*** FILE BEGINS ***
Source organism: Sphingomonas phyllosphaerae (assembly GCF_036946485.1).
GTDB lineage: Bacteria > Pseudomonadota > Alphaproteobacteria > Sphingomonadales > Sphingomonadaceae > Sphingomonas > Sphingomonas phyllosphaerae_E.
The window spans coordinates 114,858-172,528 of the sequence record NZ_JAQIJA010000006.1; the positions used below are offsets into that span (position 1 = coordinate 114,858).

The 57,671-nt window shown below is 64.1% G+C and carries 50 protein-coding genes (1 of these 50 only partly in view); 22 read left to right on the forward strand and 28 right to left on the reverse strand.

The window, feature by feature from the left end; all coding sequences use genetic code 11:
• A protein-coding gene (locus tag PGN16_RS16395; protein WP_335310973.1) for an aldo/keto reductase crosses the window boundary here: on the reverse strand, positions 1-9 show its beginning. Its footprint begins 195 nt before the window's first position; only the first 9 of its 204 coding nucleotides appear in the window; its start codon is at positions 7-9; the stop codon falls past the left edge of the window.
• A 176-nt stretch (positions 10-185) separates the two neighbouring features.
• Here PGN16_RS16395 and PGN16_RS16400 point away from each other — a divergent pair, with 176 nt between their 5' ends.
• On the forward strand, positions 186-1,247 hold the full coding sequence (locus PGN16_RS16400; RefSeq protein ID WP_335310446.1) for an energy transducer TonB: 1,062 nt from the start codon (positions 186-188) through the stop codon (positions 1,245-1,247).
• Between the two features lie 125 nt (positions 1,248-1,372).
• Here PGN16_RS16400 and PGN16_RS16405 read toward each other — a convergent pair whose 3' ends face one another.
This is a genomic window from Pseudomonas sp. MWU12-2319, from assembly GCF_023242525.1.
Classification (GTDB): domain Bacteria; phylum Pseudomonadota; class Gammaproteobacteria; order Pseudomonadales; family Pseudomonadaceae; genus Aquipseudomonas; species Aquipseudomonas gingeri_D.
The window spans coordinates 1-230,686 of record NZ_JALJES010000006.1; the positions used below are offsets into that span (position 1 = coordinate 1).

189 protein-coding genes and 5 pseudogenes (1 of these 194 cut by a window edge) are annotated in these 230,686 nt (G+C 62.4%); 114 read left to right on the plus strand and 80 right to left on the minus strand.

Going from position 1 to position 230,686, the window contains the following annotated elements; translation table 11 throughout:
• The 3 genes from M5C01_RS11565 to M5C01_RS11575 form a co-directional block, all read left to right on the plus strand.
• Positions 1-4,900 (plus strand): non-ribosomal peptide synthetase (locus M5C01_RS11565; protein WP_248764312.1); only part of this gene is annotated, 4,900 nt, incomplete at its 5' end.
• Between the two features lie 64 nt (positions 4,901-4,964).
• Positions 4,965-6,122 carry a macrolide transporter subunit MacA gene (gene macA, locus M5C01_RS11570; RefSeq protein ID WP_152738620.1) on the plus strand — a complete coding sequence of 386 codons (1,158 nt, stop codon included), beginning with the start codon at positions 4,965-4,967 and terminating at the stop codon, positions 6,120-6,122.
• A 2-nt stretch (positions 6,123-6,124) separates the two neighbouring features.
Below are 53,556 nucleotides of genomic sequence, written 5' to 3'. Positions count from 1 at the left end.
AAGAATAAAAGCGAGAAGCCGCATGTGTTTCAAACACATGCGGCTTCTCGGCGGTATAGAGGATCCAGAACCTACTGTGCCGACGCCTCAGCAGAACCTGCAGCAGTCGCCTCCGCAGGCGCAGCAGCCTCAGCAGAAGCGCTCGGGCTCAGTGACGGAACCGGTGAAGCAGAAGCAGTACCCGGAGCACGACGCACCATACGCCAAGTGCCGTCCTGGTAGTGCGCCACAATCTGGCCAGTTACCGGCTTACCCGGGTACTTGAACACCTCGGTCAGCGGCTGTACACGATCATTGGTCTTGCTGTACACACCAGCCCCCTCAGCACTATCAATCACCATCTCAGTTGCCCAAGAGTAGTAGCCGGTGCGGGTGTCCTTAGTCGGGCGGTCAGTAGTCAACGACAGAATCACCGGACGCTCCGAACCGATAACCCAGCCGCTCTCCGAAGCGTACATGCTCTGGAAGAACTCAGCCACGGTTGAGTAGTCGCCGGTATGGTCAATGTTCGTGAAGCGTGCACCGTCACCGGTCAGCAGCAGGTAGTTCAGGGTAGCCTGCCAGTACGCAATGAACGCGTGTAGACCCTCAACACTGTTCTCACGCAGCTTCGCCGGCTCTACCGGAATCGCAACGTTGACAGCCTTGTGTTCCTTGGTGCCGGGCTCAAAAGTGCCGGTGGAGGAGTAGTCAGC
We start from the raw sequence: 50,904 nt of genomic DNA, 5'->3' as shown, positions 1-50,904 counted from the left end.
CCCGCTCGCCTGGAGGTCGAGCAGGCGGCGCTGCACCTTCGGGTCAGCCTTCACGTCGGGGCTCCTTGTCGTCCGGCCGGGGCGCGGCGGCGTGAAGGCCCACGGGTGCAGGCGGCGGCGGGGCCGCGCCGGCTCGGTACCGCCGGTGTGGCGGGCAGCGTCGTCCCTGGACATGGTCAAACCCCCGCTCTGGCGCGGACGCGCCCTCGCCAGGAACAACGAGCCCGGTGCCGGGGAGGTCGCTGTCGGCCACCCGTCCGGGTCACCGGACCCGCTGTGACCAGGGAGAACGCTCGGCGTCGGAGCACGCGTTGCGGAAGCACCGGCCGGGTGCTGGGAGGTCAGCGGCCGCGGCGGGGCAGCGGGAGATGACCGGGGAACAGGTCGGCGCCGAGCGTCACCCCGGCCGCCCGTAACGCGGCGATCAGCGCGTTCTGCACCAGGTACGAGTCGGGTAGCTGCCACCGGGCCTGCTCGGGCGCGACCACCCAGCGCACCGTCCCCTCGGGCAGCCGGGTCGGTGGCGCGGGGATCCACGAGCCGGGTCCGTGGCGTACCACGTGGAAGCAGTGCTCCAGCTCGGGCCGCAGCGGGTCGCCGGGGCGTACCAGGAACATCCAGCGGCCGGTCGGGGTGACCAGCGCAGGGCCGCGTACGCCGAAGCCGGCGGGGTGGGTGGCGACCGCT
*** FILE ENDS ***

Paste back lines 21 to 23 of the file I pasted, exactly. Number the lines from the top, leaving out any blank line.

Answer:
• A 2-nt stretch (positions 6,123-6,124) separates the two neighbouring features.
Below are 53,556 nucleotides of genomic sequence, written 5' to 3'. Positions count from 1 at the left end.
AAGAATAAAAGCGAGAAGCCGCATGTGTTTCAAACACATGCGGCTTCTCGGCGGTATAGAGGATCCAGAACCTACTGTGCCGACGCCTCAGCAGAACCTGCAGCAGTCGCCTCCGCAGGCGCAGCAGCCTCAGCAGAAGCGCTCGGGCTCAGTGACGGAACCGGTGAAGCAGAAGCAGTACCCGGAGCACGACGCACCATACGCCAAGTGCCGTCCTGGTAGTGCGCCACAATCTGGCCAGTTACCGGCTTACCCGGGTACTTGAACACCTCGGTCAGCGGCTGTACACGATCATTGGTCTTGCTGTACACACCAGCCCCCTCAGCACTATCAATCACCATCTCAGTTGCCCAAGAGTAGTAGCCGGTGCGGGTGTCCTTAGTCGGGCGGTCAGTAGTCAACGACAGAATCACCGGACGCTCCGAACCGATAACCCAGCCGCTCTCCGAAGCGTACATGCTCTGGAAGAACTCAGCCACGGTTGAGTAGTCGCCGGTATGGTCAATGTTCGTGAAGCGTGCACCGTCACCGGTCAGCAGCAGGTAGTTCAGGGTAGCCTGCCAGTACGCAATGAACGCGTGTAGACCCTCAACACTGTTCTCACGCAGCTTCGCCGGCTCTACCGGAATCGCAACGTTGACAGCCTTGTGTTCCTTGGTGCCGGGCTCAAAAGTGCCGGTGGAGGAGTAGTCAGC